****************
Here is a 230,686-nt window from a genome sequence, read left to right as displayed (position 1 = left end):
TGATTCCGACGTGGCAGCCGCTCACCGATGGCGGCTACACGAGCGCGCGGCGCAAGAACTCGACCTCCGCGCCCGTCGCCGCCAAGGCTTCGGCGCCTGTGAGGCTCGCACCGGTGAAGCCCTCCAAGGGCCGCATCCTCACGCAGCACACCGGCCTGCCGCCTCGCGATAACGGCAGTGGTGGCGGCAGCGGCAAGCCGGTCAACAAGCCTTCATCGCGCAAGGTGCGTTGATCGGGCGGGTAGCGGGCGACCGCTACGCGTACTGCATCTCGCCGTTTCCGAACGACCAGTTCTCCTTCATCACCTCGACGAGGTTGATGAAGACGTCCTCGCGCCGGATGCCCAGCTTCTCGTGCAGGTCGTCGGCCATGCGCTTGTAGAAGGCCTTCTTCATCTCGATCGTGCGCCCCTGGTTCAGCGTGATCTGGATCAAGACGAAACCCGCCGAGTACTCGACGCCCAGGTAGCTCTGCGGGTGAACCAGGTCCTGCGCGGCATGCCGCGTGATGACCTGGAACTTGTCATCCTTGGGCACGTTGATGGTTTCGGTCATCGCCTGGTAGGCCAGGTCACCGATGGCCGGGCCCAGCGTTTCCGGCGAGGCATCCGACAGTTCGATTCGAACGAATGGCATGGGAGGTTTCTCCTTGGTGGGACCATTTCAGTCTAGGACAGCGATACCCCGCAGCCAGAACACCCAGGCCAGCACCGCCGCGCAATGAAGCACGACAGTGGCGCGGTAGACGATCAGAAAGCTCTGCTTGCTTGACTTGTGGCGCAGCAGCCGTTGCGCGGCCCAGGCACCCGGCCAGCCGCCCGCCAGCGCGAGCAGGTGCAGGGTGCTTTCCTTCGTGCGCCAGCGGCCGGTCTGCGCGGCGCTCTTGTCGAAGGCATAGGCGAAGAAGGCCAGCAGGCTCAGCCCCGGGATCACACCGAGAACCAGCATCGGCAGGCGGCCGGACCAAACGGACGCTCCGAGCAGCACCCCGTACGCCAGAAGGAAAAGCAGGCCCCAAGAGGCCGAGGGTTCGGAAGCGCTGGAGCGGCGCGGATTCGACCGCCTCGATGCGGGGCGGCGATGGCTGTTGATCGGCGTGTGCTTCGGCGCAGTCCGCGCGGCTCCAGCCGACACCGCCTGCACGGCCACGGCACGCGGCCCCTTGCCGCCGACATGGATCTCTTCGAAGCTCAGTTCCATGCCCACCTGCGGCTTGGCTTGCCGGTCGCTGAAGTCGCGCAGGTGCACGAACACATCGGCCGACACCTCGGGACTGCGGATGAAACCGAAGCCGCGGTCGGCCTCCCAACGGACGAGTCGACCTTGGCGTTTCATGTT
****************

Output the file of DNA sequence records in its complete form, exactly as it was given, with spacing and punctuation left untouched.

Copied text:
Here is a 230,686-nt window from a genome sequence, read left to right as displayed (position 1 = left end):
TGATTCCGACGTGGCAGCCGCTCACCGATGGCGGCTACACGAGCGCGCGGCGCAAGAACTCGACCTCCGCGCCCGTCGCCGCCAAGGCTTCGGCGCCTGTGAGGCTCGCACCGGTGAAGCCCTCCAAGGGCCGCATCCTCACGCAGCACACCGGCCTGCCGCCTCGCGATAACGGCAGTGGTGGCGGCAGCGGCAAGCCGGTCAACAAGCCTTCATCGCGCAAGGTGCGTTGATCGGGCGGGTAGCGGGCGACCGCTACGCGTACTGCATCTCGCCGTTTCCGAACGACCAGTTCTCCTTCATCACCTCGACGAGGTTGATGAAGACGTCCTCGCGCCGGATGCCCAGCTTCTCGTGCAGGTCGTCGGCCATGCGCTTGTAGAAGGCCTTCTTCATCTCGATCGTGCGCCCCTGGTTCAGCGTGATCTGGATCAAGACGAAACCCGCCGAGTACTCGACGCCCAGGTAGCTCTGCGGGTGAACCAGGTCCTGCGCGGCATGCCGCGTGATGACCTGGAACTTGTCATCCTTGGGCACGTTGATGGTTTCGGTCATCGCCTGGTAGGCCAGGTCACCGATGGCCGGGCCCAGCGTTTCCGGCGAGGCATCCGACAGTTCGATTCGAACGAATGGCATGGGAGGTTTCTCCTTGGTGGGACCATTTCAGTCTAGGACAGCGATACCCCGCAGCCAGAACACCCAGGCCAGCACCGCCGCGCAATGAAGCACGACAGTGGCGCGGTAGACGATCAGAAAGCTCTGCTTGCTTGACTTGTGGCGCAGCAGCCGTTGCGCGGCCCAGGCACCCGGCCAGCCGCCCGCCAGCGCGAGCAGGTGCAGGGTGCTTTCCTTCGTGCGCCAGCGGCCGGTCTGCGCGGCGCTCTTGTCGAAGGCATAGGCGAAGAAGGCCAGCAGGCTCAGCCCCGGGATCACACCGAGAACCAGCATCGGCAGGCGGCCGGACCAAACGGACGCTCCGAGCAGCACCCCGTACGCCAGAAGGAAAAGCAGGCCCCAAGAGGCCGAGGGTTCGGAAGCGCTGGAGCGGCGCGGATTCGACCGCCTCGATGCGGGGCGGCGATGGCTGTTGATCGGCGTGTGCTTCGGCGCAGTCCGCGCGGCTCCAGCCGACACCGCCTGCACGGCCACGGCACGCGGCCCCTTGCCGCCGACATGGATCTCTTCGAAGCTCAGTTCCATGCCCACCTGCGGCTTGGCTTGCCGGTCGCTGAAGTCGCGCAGGTGCACGAACACATCGGCCGACACCTCGGGACTGCGGATGAAACCGAAGCCGCGGTCGGCCTCCCAACGGACGAGTCGACCTTGGCGTTTCATGTT